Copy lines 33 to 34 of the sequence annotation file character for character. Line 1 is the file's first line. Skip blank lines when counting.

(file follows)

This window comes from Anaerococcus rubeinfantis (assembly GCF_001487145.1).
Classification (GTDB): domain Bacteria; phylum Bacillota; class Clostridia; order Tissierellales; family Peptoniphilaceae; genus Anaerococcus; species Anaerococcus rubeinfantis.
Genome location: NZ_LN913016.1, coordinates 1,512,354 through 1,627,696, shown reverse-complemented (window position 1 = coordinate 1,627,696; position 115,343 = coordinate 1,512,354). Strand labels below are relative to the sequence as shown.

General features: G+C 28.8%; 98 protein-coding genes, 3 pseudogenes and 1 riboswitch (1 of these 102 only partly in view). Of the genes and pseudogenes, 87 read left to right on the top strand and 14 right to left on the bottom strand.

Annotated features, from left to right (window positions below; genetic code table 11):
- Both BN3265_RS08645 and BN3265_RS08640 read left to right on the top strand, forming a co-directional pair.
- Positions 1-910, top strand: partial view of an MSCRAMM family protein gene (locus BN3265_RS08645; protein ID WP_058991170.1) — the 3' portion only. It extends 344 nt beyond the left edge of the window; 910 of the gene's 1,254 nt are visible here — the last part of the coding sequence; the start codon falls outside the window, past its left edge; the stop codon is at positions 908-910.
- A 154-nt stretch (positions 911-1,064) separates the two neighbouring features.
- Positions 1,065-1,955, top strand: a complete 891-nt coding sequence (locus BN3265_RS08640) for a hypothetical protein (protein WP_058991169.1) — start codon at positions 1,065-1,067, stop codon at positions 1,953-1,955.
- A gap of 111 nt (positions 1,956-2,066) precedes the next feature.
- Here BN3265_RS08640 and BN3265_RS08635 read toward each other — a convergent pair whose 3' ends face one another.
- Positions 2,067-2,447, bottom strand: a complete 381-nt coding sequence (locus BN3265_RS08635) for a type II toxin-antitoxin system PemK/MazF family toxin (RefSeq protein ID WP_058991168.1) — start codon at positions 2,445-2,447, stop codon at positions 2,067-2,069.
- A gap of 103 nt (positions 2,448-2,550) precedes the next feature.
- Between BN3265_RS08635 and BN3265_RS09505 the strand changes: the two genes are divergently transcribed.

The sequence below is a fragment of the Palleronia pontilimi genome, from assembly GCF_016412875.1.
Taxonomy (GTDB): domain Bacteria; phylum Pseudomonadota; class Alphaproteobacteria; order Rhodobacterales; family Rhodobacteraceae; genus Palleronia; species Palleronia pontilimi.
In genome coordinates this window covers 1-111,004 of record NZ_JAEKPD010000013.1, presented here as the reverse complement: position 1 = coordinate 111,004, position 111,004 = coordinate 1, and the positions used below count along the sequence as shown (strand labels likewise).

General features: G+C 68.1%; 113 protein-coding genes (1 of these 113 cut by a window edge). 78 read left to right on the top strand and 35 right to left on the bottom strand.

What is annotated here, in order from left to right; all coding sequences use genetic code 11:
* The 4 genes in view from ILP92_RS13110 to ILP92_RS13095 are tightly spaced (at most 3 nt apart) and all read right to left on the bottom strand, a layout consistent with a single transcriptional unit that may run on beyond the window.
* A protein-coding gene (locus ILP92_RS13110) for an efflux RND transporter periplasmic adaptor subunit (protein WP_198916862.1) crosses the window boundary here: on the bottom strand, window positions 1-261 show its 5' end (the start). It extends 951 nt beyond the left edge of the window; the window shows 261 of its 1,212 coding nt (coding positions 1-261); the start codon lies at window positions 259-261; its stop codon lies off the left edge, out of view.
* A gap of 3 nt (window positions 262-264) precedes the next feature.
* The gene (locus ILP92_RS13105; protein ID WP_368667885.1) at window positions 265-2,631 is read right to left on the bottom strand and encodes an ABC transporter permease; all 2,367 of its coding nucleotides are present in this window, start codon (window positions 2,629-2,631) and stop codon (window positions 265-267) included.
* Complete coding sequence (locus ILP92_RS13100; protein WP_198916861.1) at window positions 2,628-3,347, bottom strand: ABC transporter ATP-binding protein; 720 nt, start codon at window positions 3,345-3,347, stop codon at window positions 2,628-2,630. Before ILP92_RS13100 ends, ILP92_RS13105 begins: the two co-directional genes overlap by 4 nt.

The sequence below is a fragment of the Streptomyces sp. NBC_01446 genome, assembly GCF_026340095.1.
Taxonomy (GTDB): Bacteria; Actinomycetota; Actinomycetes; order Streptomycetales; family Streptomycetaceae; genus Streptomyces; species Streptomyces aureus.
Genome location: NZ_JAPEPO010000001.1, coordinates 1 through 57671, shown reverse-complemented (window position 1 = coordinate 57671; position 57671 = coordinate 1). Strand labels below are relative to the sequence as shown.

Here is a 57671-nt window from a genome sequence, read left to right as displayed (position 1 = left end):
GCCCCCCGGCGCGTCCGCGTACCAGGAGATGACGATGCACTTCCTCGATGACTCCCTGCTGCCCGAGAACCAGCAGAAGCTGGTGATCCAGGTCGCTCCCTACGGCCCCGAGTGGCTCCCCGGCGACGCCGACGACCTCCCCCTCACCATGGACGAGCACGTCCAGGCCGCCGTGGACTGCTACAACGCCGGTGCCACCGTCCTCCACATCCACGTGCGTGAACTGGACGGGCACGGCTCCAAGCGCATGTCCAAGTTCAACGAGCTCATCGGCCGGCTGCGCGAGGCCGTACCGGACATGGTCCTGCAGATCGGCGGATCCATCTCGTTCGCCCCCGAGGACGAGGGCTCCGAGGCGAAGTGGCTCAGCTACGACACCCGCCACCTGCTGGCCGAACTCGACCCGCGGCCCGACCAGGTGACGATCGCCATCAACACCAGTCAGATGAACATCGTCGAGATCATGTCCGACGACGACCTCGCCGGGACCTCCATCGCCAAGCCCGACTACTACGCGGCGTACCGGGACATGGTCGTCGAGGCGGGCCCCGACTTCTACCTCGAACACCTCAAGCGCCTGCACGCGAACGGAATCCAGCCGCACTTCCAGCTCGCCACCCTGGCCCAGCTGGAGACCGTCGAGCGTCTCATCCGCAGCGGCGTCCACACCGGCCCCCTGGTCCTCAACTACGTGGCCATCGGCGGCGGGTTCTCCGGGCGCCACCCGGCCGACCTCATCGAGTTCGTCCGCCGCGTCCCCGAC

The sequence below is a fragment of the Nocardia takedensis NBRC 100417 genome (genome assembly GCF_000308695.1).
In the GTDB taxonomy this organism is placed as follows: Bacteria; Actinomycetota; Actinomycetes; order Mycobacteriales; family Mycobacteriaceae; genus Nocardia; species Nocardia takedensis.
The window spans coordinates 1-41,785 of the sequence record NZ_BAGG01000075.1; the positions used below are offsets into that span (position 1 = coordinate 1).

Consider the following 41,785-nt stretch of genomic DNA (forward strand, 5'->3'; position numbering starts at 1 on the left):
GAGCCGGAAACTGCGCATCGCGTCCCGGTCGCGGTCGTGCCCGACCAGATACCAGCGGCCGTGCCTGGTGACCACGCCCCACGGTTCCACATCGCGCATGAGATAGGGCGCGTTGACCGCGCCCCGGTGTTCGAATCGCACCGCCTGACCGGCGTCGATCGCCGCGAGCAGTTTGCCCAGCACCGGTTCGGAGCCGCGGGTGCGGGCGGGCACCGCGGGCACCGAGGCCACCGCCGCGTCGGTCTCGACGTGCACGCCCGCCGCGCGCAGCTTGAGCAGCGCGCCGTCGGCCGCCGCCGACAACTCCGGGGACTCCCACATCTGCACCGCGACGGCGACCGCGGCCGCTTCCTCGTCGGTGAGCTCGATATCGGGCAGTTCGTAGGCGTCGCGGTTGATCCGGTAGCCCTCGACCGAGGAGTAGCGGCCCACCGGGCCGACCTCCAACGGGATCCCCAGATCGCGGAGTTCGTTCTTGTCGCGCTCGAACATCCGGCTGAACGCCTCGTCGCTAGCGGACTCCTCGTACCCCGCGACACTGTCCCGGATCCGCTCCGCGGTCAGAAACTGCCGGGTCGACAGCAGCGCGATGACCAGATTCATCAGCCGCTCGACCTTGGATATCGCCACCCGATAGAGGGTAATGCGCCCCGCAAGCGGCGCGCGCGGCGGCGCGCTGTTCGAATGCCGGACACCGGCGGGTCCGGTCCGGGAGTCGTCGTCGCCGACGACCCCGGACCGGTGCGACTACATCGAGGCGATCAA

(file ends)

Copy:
Consider the following 41,785-nt stretch of genomic DNA (forward strand, 5'->3'; position numbering starts at 1 on the left):
GAGCCGGAAACTGCGCATCGCGTCCCGGTCGCGGTCGTGCCCGACCAGATACCAGCGGCCGTGCCTGGTGACCACGCCCCACGGTTCCACATCGCGCATGAGATAGGGCGCGTTGACCGCGCCCCGGTGTTCGAATCGCACCGCCTGACCGGCGTCGATCGCCGCGAGCAGTTTGCCCAGCACCGGTTCGGAGCCGCGGGTGCGGGCGGGCACCGCGGGCACCGAGGCCACCGCCGCGTCGGTCTCGACGTGCACGCCCGCCGCGCGCAGCTTGAGCAGCGCGCCGTCGGCCGCCGCCGACAACTCCGGGGACTCCCACATCTGCACCGCGACGGCGACCGCGGCCGCTTCCTCGTCGGTGAGCTCGATATCGGGCAGTTCGTAGGCGTCGCGGTTGATCCGGTAGCCCTCGACCGAGGAGTAGCGGCCCACCGGGCCGACCTCCAACGGGATCCCCAGATCGCGGAGTTCGTTCTTGTCGCGCTCGAACATCCGGCTGAACGCCTCGTCGCTAGCGGACTCCTCGTACCCCGCGACACTGTCCCGGATCCGCTCCGCGGTCAGAAACTGCCGGGTCGACAGCAGCGCGATGACCAGATTCATCAGCCGCTCGACCTTGGATATCGCCACCCGATAGAGGGTAATGCGCCCCGCAAGCGGCGCGCGCGGCGGCGCGCTGTTCGAATGCCGGACACCGGCGGGTCCGGTCCGGGAGTCGTCGTCGCCGACGACCCCGGACCGGTGCGACTACATCGAGGCGATCAA